Negotiating tradeoffs: making informed choices about ecosystem services for poverty alleviation
The ecosystem services framework offers considerable potential for developing approaches that simultaneously provide ecological stability and livelihood security, especially in the most vulnerable regions of the world, as it promises to integrate concerns about the resilience of ecosystems with their broader developmental implications.
However, there is increasing evidence that the reality of ecosystem management involves making difficult choices between different types of ecosystem services (such as between climate regulation, biodiversity conservation, provision of water or forest products, and so on), and between the competing claims of different groups in society (such as between local resource users and those within the global community concerned about climate change or loss of key charismatic species).
While some areas of habitat or landscape hold multiple values (e.g. hill forests, providing biodiversity, carbon, water, forest products and tourism revenues), these diverse services are not necessarily mutually independent.
Patterns of demand, prices, institutional structuring of markets and changing scientific knowledge are likely to make some services more valuable than others, leading to tradeoffs between different services (e.g. the choice between species diversity and carbon in a mountain forest).
These tradeoffs manifest themselves both over time (between current and future uses) and at different spatial scales (local, regional, national and global). Most trade-off analyses neglect the reality of actual decision-making in the context of ecosystem management strategies. At the field level, decisions typically involve repeated processes of consultation, negotiation and compromise.
- How do conflicting stakeholders make choices in specific empirical situations?
- What are the relative roles of different actors, and how do they exercise power in this process?
- Whose values and interests are reflected in final outcomes, and to what extent can outcomes be seen to enhance social well-being?
- What are the institutions and structures of governance that enhance effective decision-making?
These are difficult questions, but are critically important if improved ecosystem management is to be used as a tool for sustainable poverty reduction. Only by empirically documenting the decision process itself, in all its messy political reality, will we be able to generate a genuine understanding of the feasible ways in which ecosystem services can be protected or enhanced, while simultaneously benefiting the most marginalised and vulnerable groups in society.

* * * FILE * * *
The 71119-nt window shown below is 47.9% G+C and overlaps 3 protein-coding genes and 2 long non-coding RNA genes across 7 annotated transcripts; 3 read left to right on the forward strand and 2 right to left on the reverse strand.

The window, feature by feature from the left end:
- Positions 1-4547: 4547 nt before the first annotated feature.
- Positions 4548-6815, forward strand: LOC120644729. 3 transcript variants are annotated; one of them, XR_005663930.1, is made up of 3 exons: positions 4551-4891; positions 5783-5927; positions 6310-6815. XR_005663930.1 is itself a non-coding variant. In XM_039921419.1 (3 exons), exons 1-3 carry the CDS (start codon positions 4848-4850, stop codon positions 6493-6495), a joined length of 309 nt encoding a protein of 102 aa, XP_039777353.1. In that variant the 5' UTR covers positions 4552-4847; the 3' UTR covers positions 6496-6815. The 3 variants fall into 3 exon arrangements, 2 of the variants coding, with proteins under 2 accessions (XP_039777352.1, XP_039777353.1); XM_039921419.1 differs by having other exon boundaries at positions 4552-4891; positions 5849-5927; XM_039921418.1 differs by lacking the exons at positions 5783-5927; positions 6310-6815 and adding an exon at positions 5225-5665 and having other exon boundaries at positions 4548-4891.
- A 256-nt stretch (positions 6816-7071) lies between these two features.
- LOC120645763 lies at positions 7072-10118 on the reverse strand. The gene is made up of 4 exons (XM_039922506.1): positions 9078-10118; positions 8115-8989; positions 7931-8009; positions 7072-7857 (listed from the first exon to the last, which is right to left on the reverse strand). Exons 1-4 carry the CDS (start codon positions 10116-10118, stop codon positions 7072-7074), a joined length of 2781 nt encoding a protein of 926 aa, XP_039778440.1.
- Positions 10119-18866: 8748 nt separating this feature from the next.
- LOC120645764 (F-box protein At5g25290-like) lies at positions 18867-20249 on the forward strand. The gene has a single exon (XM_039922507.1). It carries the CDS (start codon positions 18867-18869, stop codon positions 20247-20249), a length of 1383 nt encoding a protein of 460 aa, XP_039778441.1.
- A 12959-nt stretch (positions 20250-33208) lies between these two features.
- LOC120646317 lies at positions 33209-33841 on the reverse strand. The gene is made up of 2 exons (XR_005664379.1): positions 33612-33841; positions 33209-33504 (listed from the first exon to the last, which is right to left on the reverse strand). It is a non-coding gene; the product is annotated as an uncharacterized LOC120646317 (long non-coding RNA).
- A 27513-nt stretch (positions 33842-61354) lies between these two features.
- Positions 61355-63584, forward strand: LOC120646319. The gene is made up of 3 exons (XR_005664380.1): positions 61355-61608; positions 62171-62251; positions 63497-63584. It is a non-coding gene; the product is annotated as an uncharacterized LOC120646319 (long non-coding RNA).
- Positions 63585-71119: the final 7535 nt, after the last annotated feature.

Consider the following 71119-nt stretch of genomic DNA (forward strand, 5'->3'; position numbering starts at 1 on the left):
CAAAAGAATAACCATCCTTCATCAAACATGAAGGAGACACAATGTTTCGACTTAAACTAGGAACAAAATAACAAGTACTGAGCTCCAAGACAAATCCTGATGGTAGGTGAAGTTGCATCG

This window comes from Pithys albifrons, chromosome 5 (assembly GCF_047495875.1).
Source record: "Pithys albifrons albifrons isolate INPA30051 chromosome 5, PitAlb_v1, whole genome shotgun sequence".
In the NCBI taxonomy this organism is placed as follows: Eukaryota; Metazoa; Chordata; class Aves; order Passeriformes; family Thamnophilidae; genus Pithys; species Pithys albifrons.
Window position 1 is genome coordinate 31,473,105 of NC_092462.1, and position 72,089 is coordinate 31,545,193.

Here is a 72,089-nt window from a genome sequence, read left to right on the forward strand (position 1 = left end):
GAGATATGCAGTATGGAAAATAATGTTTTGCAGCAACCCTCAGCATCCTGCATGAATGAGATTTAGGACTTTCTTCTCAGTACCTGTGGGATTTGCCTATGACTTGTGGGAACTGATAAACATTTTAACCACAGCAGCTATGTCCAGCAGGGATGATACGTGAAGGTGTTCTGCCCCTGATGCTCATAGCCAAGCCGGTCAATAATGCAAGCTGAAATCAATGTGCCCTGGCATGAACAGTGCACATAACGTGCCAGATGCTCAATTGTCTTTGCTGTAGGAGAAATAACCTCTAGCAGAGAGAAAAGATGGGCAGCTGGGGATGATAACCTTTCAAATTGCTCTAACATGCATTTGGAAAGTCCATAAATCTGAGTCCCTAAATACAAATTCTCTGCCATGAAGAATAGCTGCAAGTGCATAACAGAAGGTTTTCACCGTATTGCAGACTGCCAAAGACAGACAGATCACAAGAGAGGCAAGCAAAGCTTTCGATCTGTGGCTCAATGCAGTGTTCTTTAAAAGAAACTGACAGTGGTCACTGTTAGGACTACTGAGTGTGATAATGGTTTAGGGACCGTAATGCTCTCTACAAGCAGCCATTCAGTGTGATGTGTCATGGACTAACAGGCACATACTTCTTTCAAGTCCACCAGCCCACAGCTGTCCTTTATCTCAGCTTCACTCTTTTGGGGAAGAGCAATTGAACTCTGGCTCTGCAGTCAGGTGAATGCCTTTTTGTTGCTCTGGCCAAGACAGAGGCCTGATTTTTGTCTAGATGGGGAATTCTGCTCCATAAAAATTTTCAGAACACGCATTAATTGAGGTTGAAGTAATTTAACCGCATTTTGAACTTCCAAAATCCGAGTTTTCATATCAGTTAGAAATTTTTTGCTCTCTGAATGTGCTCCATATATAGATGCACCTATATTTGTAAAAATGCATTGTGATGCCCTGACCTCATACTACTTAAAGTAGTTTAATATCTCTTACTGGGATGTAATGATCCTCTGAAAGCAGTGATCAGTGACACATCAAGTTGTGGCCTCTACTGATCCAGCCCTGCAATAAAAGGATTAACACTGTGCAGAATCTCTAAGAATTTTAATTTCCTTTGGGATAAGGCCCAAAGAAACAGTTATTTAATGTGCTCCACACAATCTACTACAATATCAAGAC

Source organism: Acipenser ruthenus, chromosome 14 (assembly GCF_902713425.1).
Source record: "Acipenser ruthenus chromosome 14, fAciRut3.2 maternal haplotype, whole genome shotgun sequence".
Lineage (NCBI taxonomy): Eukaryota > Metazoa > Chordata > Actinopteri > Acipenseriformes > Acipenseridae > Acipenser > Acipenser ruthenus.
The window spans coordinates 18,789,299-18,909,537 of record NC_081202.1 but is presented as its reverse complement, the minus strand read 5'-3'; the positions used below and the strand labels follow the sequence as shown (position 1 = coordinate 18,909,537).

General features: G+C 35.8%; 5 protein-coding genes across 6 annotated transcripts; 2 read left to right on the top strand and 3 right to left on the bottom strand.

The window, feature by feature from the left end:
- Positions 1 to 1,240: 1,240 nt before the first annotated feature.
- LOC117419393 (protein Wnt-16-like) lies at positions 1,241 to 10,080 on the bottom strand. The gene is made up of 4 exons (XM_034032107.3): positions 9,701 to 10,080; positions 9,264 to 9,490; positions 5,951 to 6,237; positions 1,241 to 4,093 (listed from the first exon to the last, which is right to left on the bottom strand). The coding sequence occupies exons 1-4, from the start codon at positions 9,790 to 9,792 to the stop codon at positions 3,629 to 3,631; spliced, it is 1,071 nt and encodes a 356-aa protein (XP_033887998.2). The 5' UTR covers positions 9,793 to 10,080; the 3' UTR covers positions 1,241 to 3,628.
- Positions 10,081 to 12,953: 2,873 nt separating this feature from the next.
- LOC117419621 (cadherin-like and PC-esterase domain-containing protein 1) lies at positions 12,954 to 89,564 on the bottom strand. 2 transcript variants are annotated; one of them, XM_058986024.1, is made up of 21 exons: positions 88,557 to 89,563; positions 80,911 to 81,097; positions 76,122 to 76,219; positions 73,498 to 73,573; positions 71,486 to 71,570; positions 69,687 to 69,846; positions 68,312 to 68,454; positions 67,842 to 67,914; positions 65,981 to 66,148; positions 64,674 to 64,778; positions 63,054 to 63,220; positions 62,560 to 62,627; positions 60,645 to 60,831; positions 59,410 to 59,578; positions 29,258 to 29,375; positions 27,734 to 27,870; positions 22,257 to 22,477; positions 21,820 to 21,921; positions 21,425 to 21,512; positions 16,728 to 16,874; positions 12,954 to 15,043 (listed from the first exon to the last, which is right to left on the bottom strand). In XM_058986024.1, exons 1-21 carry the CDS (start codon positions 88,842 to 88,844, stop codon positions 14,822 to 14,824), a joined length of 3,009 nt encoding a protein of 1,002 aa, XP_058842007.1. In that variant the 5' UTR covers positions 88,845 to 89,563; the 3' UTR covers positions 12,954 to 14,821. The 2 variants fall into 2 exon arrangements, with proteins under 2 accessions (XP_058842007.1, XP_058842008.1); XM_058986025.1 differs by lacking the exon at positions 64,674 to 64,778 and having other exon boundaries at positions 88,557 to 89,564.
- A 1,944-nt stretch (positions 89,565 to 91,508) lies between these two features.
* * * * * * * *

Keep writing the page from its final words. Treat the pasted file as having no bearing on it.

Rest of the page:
This project developed a framework to understand how actors actually negotiate over tradeoffs in the context of ecosystem management. This framework was based around a detailed empirical engagement with two specific case studies, located in forest-hydrological-urban landscapes in India (in the Himalayas and the Western Ghats).
It used a process of expert-led modelling of ecological and socio-economic dynamics alongside an engagement with more 'lay' or everyday perspectives from local stakeholders. It used structured software for systems dynamic modelling to develop expert and participatory models of the local socio-ecological system, and used these to engage local stakeholders in a structured dialogue about tradeoffs and choices, through a series of site-based workshops.
The findings from these modelling exercises, and from the stakeholder workshops, were used to analyse the ways in which decisions are actually made in these local contexts, with a specific focus on how political constraints influence the nature of the process. These observations were used to construct a grounded framework that documents the political economy of negotiations over resource use, which will ultimately help policy makers develop better strategies for pro-poor ecosystem management.